Britain’s young drivers are facing a crisis of confidence on the roads - the Government needs to listen and act23 August 2013
A new report by The Co-operative Insurance suggests driving lessons are failing to adequately prepare young drivers to face everyday challenges on Britain’s roads.
62% of young drivers between the ages of 18 and 30 would welcome a minimum learning period imposed on new drivers.
29% of newly qualified young drivers are too scared to ‘go it alone’ or drive at night and nearly half (48%) were not ready to drive on the motorway. One in seven (14%) young drivers claimed to be ‘unprepared’ to drive at all.
The findings of the report are published ahead of a Green Paper expected later this year which will outline Government plans on how to tackle safety issues of young drivers and rising insurance costs.
In 2011, 22% of road deaths involved young drivers.
Better preparing young drivers should be the main priority
Tom Jones, Head of Policy and Public Affairs at Thompsons Solicitors, said: “The Green Paper is expected to suggest a curfew limiting times young drivers are allowed to drive on the roads, but this report suggests it’s not the time of day that matters but confidence.
“If 29% of young drivers don’t want to tackle the roads at night time, an evening curfew won’t affect them. It won’t help those scared of motorways either let alone the 14% who have passed their test but feel unprepared to drive at all.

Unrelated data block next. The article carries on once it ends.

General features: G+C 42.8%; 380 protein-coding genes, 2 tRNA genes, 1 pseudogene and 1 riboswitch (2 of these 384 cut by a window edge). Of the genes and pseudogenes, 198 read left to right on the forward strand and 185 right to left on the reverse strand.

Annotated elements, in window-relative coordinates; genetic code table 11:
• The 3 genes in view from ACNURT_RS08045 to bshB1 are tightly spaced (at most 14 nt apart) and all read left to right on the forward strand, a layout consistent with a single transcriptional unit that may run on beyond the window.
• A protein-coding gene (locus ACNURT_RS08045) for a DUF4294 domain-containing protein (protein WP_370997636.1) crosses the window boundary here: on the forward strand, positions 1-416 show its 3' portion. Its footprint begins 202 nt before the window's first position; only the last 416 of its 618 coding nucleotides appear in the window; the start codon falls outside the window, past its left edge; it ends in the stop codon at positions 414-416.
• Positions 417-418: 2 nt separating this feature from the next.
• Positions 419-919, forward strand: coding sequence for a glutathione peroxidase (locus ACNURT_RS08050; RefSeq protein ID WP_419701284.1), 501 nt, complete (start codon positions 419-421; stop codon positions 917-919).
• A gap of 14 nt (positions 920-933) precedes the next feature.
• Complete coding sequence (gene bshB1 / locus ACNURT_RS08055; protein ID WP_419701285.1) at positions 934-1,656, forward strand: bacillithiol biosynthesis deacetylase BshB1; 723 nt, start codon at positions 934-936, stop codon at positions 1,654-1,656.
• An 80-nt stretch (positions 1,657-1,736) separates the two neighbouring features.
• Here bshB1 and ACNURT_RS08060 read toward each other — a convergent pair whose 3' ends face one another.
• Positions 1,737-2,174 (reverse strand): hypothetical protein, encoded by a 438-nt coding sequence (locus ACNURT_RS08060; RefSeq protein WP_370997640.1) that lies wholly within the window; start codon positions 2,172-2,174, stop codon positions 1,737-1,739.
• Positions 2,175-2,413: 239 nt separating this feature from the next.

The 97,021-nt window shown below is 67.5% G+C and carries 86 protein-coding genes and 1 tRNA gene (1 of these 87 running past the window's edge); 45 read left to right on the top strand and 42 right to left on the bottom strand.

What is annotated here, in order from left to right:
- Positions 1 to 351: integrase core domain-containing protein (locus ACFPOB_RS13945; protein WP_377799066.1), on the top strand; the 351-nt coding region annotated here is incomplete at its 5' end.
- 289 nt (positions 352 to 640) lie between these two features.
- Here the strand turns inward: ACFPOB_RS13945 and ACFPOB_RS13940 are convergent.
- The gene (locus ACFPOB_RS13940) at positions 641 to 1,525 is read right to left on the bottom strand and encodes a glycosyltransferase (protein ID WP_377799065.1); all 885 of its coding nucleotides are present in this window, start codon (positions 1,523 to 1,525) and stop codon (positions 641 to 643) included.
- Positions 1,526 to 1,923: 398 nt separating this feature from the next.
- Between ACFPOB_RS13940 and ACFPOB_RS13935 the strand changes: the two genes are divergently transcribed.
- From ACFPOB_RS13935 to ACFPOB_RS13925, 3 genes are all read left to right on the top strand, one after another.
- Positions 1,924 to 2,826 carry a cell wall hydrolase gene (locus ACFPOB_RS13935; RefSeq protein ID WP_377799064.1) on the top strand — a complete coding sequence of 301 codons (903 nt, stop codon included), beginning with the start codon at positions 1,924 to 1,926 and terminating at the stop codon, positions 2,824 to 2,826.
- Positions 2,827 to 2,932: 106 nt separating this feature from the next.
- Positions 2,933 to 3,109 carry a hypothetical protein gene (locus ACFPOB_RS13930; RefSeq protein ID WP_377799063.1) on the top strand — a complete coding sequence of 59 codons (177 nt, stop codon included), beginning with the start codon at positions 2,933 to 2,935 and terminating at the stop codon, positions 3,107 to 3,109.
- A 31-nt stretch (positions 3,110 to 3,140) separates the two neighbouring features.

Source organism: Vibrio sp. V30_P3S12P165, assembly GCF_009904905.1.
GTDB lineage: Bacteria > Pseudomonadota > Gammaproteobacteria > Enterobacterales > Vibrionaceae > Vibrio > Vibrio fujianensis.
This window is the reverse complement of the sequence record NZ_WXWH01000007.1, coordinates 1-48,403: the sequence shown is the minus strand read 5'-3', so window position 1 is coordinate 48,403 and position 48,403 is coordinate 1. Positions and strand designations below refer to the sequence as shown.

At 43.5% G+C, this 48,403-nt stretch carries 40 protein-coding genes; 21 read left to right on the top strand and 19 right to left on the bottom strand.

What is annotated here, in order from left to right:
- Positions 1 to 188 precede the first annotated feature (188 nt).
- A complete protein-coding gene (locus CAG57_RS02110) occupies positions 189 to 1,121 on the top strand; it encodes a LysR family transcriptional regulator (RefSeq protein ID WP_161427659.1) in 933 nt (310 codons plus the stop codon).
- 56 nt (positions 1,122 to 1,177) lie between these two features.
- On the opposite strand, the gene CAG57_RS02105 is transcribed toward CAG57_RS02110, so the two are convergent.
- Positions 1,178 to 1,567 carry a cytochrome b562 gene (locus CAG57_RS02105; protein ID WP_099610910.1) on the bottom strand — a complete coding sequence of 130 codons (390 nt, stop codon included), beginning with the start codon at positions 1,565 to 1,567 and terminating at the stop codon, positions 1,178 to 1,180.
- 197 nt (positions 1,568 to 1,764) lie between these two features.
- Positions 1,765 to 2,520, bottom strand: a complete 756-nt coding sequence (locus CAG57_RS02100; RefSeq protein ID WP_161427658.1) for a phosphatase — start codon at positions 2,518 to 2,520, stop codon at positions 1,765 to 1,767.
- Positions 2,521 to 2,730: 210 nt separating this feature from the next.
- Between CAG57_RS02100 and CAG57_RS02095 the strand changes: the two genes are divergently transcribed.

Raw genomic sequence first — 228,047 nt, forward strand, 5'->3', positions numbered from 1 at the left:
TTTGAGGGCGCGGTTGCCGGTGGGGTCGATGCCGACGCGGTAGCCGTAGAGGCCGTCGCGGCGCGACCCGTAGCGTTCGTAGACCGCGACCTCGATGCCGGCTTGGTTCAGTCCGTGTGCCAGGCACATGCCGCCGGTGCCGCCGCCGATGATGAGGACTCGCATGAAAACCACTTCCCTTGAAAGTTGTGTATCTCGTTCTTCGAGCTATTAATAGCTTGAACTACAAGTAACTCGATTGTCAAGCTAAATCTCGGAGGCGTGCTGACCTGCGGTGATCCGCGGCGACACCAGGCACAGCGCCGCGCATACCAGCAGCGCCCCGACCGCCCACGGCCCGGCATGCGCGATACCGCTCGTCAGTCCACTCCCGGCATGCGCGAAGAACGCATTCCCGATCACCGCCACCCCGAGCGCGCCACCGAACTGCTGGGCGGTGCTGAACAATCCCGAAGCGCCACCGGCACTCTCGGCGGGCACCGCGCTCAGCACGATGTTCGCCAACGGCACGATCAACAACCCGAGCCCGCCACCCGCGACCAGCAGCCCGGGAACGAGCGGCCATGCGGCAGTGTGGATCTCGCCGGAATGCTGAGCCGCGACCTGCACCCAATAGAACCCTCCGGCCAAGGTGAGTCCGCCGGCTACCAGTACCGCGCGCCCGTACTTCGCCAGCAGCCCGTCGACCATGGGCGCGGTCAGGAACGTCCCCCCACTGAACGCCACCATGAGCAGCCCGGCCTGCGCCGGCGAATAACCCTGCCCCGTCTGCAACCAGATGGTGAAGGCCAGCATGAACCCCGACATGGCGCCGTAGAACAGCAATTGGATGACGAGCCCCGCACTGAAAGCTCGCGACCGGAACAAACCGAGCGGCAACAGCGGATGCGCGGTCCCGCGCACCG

“Official figures show that drivers between 17 and 24 years account for a quarter of all deaths and serious injuries from road collisions. Action is clearly called for, but the survey shows what is needed is an imaginative, not a knee jerk, reaction from government.
“At Thompsons we have dealt with hundreds of road accident cases involving people of all ages, and better preparation of young drivers including more time for them to gain road confidence, rather than unrealistic restrictions as to where or when they can drive, chimes with our experience too”.
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